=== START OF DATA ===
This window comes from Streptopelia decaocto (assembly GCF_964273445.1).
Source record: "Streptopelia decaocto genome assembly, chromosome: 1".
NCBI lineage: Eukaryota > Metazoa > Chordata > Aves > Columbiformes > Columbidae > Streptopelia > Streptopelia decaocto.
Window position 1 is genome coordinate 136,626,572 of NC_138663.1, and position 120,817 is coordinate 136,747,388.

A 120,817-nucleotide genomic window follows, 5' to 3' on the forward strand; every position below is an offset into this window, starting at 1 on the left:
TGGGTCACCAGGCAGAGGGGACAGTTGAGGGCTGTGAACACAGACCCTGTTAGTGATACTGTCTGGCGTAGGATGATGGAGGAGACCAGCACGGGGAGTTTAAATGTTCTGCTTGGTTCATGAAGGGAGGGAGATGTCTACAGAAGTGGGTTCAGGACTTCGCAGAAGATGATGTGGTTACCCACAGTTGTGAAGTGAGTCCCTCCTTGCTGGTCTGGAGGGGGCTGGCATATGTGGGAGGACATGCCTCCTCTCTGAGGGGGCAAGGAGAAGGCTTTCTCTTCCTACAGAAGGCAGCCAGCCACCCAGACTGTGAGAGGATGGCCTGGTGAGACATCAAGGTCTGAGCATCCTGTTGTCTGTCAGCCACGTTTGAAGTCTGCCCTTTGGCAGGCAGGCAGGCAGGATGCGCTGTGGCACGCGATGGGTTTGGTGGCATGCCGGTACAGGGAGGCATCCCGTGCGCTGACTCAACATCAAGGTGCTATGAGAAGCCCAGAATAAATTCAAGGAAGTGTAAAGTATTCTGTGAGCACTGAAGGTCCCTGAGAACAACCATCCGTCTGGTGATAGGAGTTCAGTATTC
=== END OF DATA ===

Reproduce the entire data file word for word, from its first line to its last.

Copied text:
This window comes from Streptopelia decaocto (assembly GCF_964273445.1).
Source record: "Streptopelia decaocto genome assembly, chromosome: 1".
NCBI lineage: Eukaryota > Metazoa > Chordata > Aves > Columbiformes > Columbidae > Streptopelia > Streptopelia decaocto.
Window position 1 is genome coordinate 136,626,572 of NC_138663.1, and position 120,817 is coordinate 136,747,388.

A 120,817-nucleotide genomic window follows, 5' to 3' on the forward strand; every position below is an offset into this window, starting at 1 on the left:
TGGGTCACCAGGCAGAGGGGACAGTTGAGGGCTGTGAACACAGACCCTGTTAGTGATACTGTCTGGCGTAGGATGATGGAGGAGACCAGCACGGGGAGTTTAAATGTTCTGCTTGGTTCATGAAGGGAGGGAGATGTCTACAGAAGTGGGTTCAGGACTTCGCAGAAGATGATGTGGTTACCCACAGTTGTGAAGTGAGTCCCTCCTTGCTGGTCTGGAGGGGGCTGGCATATGTGGGAGGACATGCCTCCTCTCTGAGGGGGCAAGGAGAAGGCTTTCTCTTCCTACAGAAGGCAGCCAGCCACCCAGACTGTGAGAGGATGGCCTGGTGAGACATCAAGGTCTGAGCATCCTGTTGTCTGTCAGCCACGTTTGAAGTCTGCCCTTTGGCAGGCAGGCAGGCAGGATGCGCTGTGGCACGCGATGGGTTTGGTGGCATGCCGGTACAGGGAGGCATCCCGTGCGCTGACTCAACATCAAGGTGCTATGAGAAGCCCAGAATAAATTCAAGGAAGTGTAAAGTATTCTGTGAGCACTGAAGGTCCCTGAGAACAACCATCCGTCTGGTGATAGGAGTTCAGTATTC